After Philip Hammond finished his autumn budget statement on Wednesday 22 November, it was down to Laura Kuenssberg to give her analysis on the BBC‘s Daily Politics programme. And even she couldn’t hide her disdain for what she called a ‘sticking plaster’ of economic and fiscal measures.
Kuenssberg said [0:02] that, in the budget, the government was:
trying to stick a plaster on some of the problems that the government has had. So whether that’s Universal Credit, calls for more money urgently required for the NHS… and on housing… [which] is really the crisis of our time…
She went on to say [0:47]:
But I think it will be difficult in the coming days for the government to escape the rather more grim economic picture…
Bang on about the budget
And Kuenssberg’s ‘sticking plaster’ analogy is not far off the mark. Because the reality of Hammond’s budget is that there is little in there to help the many people struggling in the UK. For example, the government is going to:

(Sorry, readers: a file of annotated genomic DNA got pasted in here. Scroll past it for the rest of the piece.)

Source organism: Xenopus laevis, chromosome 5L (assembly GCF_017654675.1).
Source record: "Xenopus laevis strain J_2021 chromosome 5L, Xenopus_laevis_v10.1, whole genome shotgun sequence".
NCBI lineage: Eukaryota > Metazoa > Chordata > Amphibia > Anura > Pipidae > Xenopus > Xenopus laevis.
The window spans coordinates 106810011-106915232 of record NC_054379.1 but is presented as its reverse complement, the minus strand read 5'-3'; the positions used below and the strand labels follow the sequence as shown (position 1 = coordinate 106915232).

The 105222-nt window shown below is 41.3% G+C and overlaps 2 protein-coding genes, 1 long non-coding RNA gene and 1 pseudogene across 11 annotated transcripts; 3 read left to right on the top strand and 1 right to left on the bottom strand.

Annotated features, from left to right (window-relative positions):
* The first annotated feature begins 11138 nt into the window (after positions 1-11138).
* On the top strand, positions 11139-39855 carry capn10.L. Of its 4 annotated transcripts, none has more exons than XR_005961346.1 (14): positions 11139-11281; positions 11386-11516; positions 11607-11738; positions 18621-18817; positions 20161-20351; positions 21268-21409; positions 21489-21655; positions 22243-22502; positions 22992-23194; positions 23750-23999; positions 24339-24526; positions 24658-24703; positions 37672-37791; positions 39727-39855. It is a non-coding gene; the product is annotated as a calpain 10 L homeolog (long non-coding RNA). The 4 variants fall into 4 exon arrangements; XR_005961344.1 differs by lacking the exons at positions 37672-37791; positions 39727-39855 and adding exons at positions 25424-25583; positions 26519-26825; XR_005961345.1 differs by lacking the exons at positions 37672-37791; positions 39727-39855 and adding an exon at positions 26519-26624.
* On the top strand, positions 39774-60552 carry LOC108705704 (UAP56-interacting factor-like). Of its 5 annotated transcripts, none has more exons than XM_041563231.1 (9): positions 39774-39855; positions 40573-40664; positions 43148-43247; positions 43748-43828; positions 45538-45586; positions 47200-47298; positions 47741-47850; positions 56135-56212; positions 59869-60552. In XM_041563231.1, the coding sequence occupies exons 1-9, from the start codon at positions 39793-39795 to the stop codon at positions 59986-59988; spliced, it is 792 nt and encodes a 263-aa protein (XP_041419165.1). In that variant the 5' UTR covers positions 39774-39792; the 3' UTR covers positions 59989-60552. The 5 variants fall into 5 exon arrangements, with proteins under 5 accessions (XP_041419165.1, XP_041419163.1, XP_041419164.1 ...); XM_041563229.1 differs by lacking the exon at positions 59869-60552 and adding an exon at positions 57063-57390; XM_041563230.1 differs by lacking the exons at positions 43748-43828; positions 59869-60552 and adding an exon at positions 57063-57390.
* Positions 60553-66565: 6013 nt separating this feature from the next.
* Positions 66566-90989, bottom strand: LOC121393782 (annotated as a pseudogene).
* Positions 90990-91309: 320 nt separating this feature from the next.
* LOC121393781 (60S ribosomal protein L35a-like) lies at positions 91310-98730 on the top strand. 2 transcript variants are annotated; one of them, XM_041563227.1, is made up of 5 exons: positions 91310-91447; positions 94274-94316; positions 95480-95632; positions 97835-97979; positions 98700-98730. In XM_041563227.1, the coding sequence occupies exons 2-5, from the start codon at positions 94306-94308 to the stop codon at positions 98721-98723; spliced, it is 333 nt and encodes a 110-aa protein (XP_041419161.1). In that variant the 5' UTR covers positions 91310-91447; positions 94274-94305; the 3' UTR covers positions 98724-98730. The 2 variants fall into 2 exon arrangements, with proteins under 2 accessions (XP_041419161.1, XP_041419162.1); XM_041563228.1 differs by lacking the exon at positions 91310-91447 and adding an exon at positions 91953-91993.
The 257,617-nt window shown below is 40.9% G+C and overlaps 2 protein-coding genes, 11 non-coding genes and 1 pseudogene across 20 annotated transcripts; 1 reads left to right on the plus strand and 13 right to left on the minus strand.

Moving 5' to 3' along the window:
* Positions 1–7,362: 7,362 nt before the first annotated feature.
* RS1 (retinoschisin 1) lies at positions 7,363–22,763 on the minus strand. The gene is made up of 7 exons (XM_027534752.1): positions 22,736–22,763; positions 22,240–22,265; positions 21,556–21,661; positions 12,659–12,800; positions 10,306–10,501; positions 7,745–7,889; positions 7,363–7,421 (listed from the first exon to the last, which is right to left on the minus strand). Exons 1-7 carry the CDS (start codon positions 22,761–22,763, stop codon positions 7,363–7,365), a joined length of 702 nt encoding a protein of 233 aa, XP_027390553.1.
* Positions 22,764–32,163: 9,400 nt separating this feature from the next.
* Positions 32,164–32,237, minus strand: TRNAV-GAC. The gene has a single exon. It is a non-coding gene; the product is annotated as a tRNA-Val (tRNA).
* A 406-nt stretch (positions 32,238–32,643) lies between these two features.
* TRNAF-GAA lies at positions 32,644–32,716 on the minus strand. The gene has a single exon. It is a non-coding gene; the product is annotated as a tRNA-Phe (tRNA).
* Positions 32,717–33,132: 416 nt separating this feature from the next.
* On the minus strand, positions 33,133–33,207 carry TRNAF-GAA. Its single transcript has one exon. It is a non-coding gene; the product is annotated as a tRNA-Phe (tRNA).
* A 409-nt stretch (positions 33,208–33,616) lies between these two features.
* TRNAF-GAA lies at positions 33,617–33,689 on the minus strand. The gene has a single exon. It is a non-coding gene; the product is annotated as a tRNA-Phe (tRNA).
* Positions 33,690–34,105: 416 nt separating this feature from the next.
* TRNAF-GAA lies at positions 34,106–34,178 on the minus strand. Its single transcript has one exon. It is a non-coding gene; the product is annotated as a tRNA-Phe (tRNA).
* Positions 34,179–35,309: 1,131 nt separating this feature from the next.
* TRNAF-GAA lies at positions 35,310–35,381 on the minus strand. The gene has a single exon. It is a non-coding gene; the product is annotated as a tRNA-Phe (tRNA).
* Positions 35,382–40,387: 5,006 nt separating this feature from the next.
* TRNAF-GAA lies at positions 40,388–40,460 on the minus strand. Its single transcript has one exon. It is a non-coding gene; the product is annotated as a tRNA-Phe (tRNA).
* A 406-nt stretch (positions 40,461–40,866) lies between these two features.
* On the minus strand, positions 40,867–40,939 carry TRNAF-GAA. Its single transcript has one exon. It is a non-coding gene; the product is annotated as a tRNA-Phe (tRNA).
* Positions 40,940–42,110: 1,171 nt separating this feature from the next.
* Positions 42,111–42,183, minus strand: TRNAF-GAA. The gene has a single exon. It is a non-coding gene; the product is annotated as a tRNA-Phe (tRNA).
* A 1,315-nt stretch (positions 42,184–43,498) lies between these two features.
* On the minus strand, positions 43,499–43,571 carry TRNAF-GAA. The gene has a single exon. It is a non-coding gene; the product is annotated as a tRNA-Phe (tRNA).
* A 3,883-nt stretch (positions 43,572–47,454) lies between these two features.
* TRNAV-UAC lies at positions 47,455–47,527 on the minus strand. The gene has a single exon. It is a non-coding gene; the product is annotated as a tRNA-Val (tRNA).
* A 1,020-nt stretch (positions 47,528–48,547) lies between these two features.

- Abolish Stamp Duty for first time buyers on homes up to £300,000. But it made very few pledges about social housing, offering £400m for council estate “regeneration”.
- Freeze tax rates on all alcohol except “cheap” white cider; effectively putting a tax rise on the poorest people.
- Increase the National Living Wage to £7.83 an hour in April 2018. But this is still short of the £8.75 that the Living Wage Foundation believes the real “Living Wage” should be.
- Put an extra £1.5bn into Universal Credit. But meanwhile, benefit rates are still frozen at 2015 levels until 2019/20.
- Give the NHS an “extra” £2.8bn. But this is still short of the minimum £4bn a year extra experts say the health service needs.
Kuenssberg may describe Hammond’s budget as a sticking plaster on some of his government’s problems. But for many, it will feel like the Tories are putting a sticking plaster on a broken leg; a plaster that will fall off very quickly.
– Read more from The Canary on the autumn budget.
– Join The Canary, so we can keep holding the powerful to account.
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